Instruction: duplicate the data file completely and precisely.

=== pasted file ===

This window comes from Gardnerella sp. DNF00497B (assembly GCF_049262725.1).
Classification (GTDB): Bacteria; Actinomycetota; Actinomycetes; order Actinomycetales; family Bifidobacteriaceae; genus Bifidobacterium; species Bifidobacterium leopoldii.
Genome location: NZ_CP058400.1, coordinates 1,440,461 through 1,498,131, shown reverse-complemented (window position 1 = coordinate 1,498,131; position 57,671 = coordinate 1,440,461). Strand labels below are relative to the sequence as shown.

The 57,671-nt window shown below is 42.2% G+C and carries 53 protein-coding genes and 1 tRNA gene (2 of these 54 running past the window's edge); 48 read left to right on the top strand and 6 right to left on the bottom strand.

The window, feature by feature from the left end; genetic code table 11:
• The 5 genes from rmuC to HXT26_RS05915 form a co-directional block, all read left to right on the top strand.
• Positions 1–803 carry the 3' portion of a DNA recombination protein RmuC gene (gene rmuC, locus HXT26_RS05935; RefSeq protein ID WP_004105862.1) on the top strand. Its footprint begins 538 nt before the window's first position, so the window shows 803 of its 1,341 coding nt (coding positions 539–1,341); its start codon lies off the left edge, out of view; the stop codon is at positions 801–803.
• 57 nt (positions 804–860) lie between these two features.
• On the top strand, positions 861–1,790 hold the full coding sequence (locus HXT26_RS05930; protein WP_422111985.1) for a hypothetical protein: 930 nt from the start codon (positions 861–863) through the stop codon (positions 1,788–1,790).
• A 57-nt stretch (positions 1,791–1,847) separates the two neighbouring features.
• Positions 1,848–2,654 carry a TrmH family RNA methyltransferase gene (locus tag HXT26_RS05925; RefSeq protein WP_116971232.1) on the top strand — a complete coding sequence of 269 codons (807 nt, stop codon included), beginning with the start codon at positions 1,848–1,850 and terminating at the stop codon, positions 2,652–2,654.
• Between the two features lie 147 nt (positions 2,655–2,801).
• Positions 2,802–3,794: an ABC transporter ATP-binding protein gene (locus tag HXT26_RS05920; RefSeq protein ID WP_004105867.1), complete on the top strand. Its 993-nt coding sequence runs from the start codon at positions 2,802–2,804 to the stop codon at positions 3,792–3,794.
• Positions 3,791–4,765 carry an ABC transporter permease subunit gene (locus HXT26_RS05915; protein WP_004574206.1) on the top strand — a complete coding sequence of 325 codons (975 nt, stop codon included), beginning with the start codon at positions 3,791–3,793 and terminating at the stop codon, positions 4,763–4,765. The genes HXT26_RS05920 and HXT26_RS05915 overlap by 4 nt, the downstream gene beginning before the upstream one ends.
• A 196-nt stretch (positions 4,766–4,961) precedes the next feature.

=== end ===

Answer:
This window comes from Gardnerella sp. DNF00497B (assembly GCF_049262725.1).
Classification (GTDB): Bacteria; Actinomycetota; Actinomycetes; order Actinomycetales; family Bifidobacteriaceae; genus Bifidobacterium; species Bifidobacterium leopoldii.
Genome location: NZ_CP058400.1, coordinates 1,440,461 through 1,498,131, shown reverse-complemented (window position 1 = coordinate 1,498,131; position 57,671 = coordinate 1,440,461). Strand labels below are relative to the sequence as shown.

The 57,671-nt window shown below is 42.2% G+C and carries 53 protein-coding genes and 1 tRNA gene (2 of these 54 running past the window's edge); 48 read left to right on the top strand and 6 right to left on the bottom strand.

The window, feature by feature from the left end; genetic code table 11:
• The 5 genes from rmuC to HXT26_RS05915 form a co-directional block, all read left to right on the top strand.
• Positions 1–803 carry the 3' portion of a DNA recombination protein RmuC gene (gene rmuC, locus HXT26_RS05935; RefSeq protein ID WP_004105862.1) on the top strand. Its footprint begins 538 nt before the window's first position, so the window shows 803 of its 1,341 coding nt (coding positions 539–1,341); its start codon lies off the left edge, out of view; the stop codon is at positions 801–803.
• 57 nt (positions 804–860) lie between these two features.
• On the top strand, positions 861–1,790 hold the full coding sequence (locus HXT26_RS05930; protein WP_422111985.1) for a hypothetical protein: 930 nt from the start codon (positions 861–863) through the stop codon (positions 1,788–1,790).
• A 57-nt stretch (positions 1,791–1,847) separates the two neighbouring features.
• Positions 1,848–2,654 carry a TrmH family RNA methyltransferase gene (locus tag HXT26_RS05925; RefSeq protein WP_116971232.1) on the top strand — a complete coding sequence of 269 codons (807 nt, stop codon included), beginning with the start codon at positions 1,848–1,850 and terminating at the stop codon, positions 2,652–2,654.
• Between the two features lie 147 nt (positions 2,655–2,801).
• Positions 2,802–3,794: an ABC transporter ATP-binding protein gene (locus tag HXT26_RS05920; RefSeq protein ID WP_004105867.1), complete on the top strand. Its 993-nt coding sequence runs from the start codon at positions 2,802–2,804 to the stop codon at positions 3,792–3,794.
• Positions 3,791–4,765 carry an ABC transporter permease subunit gene (locus HXT26_RS05915; protein WP_004574206.1) on the top strand — a complete coding sequence of 325 codons (975 nt, stop codon included), beginning with the start codon at positions 3,791–3,793 and terminating at the stop codon, positions 4,763–4,765. The genes HXT26_RS05920 and HXT26_RS05915 overlap by 4 nt, the downstream gene beginning before the upstream one ends.
• A 196-nt stretch (positions 4,766–4,961) precedes the next feature.